Q93 Naomi Long: The harm that that causes to your business is one element of it, but is there harm also caused to retailers who only supply the legitimate product and is there damage done to them, as well as yourselves?

Tom O'Carroll: Inevitably, yes. We have a significant retail network in Northern Ireland. By its nature, the illegally filled product has to sell at a cheaper price, so they are undercutting the legitimate retailer and depriving them of business and profit. Then, of course, they are faced with the temptation of buying cheaper illegal product if it is offered to them, and working in the grey market themselves.

Q94 Naomi Long: You have mentioned the black market and the grey market. Is there evidence of coercion, in terms of those who actually sell the product? Are those who are actually providing the illegal product for sale coercing anyone to sell it? Or is it a kind of optin, where people are making that choice themselves because of the competitive environment?

Tom O'Carroll: I am not aware of any direct coercion. I have heard of instances of it by repute within the diesel industry, and I suppose it would be legitimate enough to believe that the same probably exists within our industry.

Q95 Dr McDonnell: Do either or both of you have much contact with the Organised Crime Task Force and are you satisfied that the multiagency approach is working?

Tom O'Carroll: I have had some contact. I would say we have had a good reception but, by the nature of the work they do, we do not get feedback on what they do, so it is very difficult to assess whether it is effective or not.

Q96 Dr McDonnell: I am going to lead on with you and then maybe come back to tobacco. You have suggested that the problem is increasing in your pitch. Do you feel it is being taken seriously, or is it just taken as some form of collateral damage that has to be lived with?

Tom O'Carroll: I think that we are certainly being listened to. As I say, we are not clear on what the followup activity is and, in many ways, we do not expect to be given feedback on the followup activity.

Q97 Dr McDonnell: Aside from feedback, do you see any action being taken on the information that you pass?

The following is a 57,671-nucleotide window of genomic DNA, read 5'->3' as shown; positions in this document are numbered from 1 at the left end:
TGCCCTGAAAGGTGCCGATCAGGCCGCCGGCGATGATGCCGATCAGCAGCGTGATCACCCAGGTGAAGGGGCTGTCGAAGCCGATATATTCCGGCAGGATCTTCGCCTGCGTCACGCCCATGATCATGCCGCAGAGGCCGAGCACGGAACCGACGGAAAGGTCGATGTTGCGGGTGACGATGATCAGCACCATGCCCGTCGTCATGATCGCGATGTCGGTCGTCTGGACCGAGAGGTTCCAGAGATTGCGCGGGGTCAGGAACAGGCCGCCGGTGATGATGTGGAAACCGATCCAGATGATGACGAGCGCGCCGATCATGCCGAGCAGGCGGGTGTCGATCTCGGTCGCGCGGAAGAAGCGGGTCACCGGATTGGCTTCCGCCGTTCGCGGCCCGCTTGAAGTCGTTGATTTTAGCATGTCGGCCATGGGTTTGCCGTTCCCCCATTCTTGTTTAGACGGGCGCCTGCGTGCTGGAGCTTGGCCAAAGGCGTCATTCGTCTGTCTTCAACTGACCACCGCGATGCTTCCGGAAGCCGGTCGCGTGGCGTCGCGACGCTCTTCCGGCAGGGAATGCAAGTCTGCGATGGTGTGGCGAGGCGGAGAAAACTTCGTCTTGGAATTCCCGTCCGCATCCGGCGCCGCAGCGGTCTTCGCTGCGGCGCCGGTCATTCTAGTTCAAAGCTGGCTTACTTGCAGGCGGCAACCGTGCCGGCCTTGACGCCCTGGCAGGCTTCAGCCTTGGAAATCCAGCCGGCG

Tom O'Carroll: No, nothing specific.

Q98 Dr McDonnell: That is very clear. Do you have any idea why it might be that there is no action taken?

Tom O'Carroll: I am not saying there is no action.

Dr McDonnell: No visible action.

Tom O'Carroll: The reality is that LPG is a very small part of the problem, if you take it as a subset of the fuel problem as a whole. Obviously, the authorities’ main efforts are going to be focused on diesel. I think that they will pay attention to any connection between diesel and LPG as they see it, but we are certainly not aware of any specific actions that have been taken relative to LPG alone.

Q99 Dr McDonnell: Could I go back to Gallaher and tobacco? How do you feel the Organised Crime Task Force works?

Steve Payne: I would say that we feed in quite a bit of information to several law enforcement agencies. As Mr O’Carroll said, there is very little feedback because of the nature of what they are doing. We also have the problem that the laws at the moment are written such that they cannot discuss with anybody when they are involved in a criminal investigation, so we would not ask and they would not tell us. But there is certainly intelligence passed in, and we do see action taken in a number of different areas, not just with the Organised Crime Task Force but with HMRC and, as I said, on a broader scope within Europe, with OLAF as well. They are all very active in the tobacco smuggling areas.

Q100 Dr McDonnell: Chair, can I move to another aspect and back to Calor again? In some of the earlier evidence, you guys referred to the prosecution and fines of £300. You obviously think that is not an appropriate punishment. What do you think the punishment should be?

Tom O'Carroll: I was not involved with that particular case myself, but there are two elements: first enforcement, and then punishment. There is legislation that has been breached in various ways in the illegal filling of cylinders. The number of cases actually brought to court under any heading is relatively few. In the particular case you refer to, that came as a result of what was, at the time, one of the largest investigations ever carried out by the PSNI. To be honest, we would have thought £300 was a joke. We would have thought that probably a custodial sentence would have been appropriate.

Q101 Dr McDonnell: Are you suggesting that the cylinders are not properly filled or only partly filled?

Tom O'Carroll: It is our strong belief-I use my words carefully-that they are certainly not filled to the same standard that we apply in our own business.

Q102 Dr McDonnell: When you say ‘standard’, is that quality or is it quantity?

Tom O'Carroll: It is both.

Q103 Gavin Williamson: Do you think there could ever be potentially a danger?